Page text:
Showing another pic of the back bodice on the dress piece.
My main goal for the bodice was to preserve as much of the wedding dress detailing as possible. If I could keep original necklines, it was going to be done. Bridal lace and beading would be kept with edges and beading seam ripped and reattached where necessary when assembling the dress. If I had to piece lace, it was going to happen.
Here is the mostly finished bodice front.
Here is the mostly finished bodice back.
Moving on to the dress skirt.
Here is the front skirt pattern piece matched to the wedding dress.
Now I encountered a problem! There was not enough fabric for the skirt back. So this is was I did--piecing to the rescue! I had to cut the back skirt piece into two separate pieces. I used the bridal dress fabric for the larger piece and the lining fabric for the smaller wedge.
This presented an issue that needed to be dealt with. Two different fabric types, a diagonal seam, well well well. Let's talk camoflauge! I decided to cut netting/lace from the sleeves and attach it to the wedge overlapping the diagonal seam. Here is a pic of working with the netting/lace in the wedge section. It ended up looking beautiful with a diagonal seam that was not noticeable. The netting/lace overlay camoflauged the fabric difference nicely too.
The next thing to do on the skirt was to use ribbon as a decorative detail as noted in the pattern pic. It required lots of grosgrain ribbon (either 3/4" or 1" width--can't remember). This was the only awful part of the dress construction. The ribbon had to be gathered, then stitched to the dress. I swear the pattern maker didn't complete the ribbon details. If he/she did, it would have been eliminated as a detail option lol. The ribbon kept curling in on itself and was horrible to stitch to the dress. I persevered and managed to get it on nicely. This was the only part of the baptismal dress (other than the bias tape) that wasn't from the original wedding dress. It wasn't a perfectly matched color (couldn't find one that was), but it was fine. Once that was done, I gathered the waistline seam of the skirt and stitched it to the bodice pieces.
Here is dress front with the ribbon detail.
Here is the dress back. Notice the skirt back with the wedge piece and lace overlay. It was very beautiful.
Next up was the hemline with gathered netting. My Babylock Imagine made very short work of gathering the long pieces of netting. Love that machine, and love the gathering foot which made this chore a piece of cake! Here is a pic of the bottom of the skirt with the ribbon detail and gathered netting attached to the hemline.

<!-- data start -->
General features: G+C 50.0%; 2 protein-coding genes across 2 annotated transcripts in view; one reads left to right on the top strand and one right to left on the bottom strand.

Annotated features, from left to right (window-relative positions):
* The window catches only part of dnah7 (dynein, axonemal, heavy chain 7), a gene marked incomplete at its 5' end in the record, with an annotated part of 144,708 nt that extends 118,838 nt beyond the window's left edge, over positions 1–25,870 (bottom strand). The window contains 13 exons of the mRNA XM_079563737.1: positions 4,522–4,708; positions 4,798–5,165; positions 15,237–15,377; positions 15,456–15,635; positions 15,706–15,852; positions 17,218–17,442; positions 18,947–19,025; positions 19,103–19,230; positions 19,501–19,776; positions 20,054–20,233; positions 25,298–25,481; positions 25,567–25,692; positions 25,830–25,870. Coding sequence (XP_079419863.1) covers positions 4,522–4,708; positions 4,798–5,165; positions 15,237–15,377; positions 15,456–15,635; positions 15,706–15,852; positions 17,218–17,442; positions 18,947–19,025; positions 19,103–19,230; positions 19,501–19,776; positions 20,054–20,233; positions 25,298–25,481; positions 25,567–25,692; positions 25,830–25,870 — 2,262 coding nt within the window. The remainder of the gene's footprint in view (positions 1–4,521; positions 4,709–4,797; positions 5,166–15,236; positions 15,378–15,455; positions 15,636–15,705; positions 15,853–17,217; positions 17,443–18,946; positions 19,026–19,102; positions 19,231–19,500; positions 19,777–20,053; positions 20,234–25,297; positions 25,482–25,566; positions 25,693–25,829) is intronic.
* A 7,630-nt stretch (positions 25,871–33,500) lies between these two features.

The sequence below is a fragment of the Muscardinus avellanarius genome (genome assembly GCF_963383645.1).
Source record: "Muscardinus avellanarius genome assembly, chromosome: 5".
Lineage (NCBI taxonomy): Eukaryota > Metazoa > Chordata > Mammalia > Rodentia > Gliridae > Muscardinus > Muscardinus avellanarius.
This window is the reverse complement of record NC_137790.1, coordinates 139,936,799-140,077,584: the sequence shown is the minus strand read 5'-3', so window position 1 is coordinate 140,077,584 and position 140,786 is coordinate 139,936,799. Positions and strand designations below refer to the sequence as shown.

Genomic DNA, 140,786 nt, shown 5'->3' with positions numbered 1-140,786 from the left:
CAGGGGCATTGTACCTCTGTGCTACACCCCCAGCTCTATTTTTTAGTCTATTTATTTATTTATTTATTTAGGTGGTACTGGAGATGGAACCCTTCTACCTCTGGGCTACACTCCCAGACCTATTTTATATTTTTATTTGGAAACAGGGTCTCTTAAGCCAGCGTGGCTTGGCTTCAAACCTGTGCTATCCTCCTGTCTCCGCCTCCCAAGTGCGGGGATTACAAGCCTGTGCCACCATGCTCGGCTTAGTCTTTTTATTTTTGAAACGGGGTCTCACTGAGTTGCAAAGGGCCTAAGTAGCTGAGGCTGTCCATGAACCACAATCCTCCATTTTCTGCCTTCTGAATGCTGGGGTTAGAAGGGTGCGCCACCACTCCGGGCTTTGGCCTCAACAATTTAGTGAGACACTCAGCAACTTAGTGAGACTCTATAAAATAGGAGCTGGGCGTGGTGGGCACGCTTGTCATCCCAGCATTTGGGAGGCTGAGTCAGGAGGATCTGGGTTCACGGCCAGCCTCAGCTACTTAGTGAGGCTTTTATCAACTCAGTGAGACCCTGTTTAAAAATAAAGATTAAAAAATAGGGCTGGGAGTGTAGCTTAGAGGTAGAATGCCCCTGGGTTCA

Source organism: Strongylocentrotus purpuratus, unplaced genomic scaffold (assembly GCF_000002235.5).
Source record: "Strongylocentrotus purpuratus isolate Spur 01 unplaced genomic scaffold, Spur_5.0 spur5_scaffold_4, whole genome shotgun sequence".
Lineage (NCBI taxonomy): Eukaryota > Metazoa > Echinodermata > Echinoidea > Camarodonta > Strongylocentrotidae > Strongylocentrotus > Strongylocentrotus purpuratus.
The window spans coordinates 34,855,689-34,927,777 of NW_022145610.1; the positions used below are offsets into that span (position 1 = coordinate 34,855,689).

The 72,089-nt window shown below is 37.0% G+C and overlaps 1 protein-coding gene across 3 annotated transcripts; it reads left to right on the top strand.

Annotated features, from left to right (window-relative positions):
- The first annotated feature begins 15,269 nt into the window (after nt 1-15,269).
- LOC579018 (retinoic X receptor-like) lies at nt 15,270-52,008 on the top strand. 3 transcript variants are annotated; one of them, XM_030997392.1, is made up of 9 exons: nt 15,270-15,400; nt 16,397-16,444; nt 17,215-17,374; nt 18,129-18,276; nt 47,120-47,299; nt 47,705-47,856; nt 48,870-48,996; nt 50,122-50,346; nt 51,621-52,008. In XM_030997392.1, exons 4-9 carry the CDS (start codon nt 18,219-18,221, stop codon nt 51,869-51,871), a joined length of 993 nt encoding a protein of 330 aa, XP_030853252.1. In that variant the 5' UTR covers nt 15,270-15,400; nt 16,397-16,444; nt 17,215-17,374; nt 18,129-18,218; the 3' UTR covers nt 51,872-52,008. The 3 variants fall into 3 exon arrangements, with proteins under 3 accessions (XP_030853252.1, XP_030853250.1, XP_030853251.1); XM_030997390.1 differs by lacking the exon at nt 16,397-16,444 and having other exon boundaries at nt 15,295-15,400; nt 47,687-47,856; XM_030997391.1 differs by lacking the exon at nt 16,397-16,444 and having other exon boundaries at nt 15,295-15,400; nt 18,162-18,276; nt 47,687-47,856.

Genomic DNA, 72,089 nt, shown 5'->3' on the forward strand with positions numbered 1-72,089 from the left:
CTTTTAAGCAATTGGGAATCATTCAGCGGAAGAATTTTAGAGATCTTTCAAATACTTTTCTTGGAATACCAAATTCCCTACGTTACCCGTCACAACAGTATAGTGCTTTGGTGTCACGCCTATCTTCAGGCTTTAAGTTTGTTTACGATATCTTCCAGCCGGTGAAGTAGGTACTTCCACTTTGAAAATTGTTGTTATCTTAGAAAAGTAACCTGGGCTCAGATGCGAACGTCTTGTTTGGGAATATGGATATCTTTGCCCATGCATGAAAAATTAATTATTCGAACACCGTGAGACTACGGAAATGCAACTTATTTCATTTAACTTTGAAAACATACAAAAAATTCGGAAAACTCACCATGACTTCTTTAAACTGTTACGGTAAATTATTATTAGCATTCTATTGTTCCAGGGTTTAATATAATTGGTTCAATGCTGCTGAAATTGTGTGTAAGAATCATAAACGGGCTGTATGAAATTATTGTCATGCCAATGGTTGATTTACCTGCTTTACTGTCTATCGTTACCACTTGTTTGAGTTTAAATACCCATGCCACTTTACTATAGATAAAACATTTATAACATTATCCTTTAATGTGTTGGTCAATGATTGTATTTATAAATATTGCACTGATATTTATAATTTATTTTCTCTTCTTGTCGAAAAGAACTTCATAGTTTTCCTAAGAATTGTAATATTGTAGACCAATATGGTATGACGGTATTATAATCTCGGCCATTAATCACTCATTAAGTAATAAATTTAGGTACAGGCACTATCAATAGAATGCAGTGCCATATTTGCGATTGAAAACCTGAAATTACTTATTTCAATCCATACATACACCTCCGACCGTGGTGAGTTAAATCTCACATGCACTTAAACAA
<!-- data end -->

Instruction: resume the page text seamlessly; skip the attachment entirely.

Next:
For the armhole edges, I attached bias tape, turned under, and topstitched the armholes. Ditto with areas on the neckline that weren't finished from the original neckline seam. I had to get a little creative doing this and it wasn't perfectly neat on the inside, but it look great from exterior of the dress. We sewers have to work with what we've got, don't we .
One issue I discovered during construction was that the back zip wasn't going to be large enough to fit over the body. I did add an extra side zip to the dress to give a wiggly toddler more wiggle room to get the dress on.
The last remaining task was to restitch all freestanding lace edges that were seamripped and reattach beads and sequins. A little time consuming, but so worth it.
Ah...finally finished! Here is the front of the dress again.
And here is the back.
Would you sew it again? Would you recommend it to others?
I have no plans to sew this dress again. Except maybe for one of my grandchildren, but I have no plans on becoming a grandparent any time soon. And my kids better not have plans to make me one in the near future. ;)
A great special occasion baby/toddler sized dress. It is something that can be successfully stitched up from Adv. Beginner status on up. Great directions, minimal number of pattern pieces, overall a very nice pattern from New Look.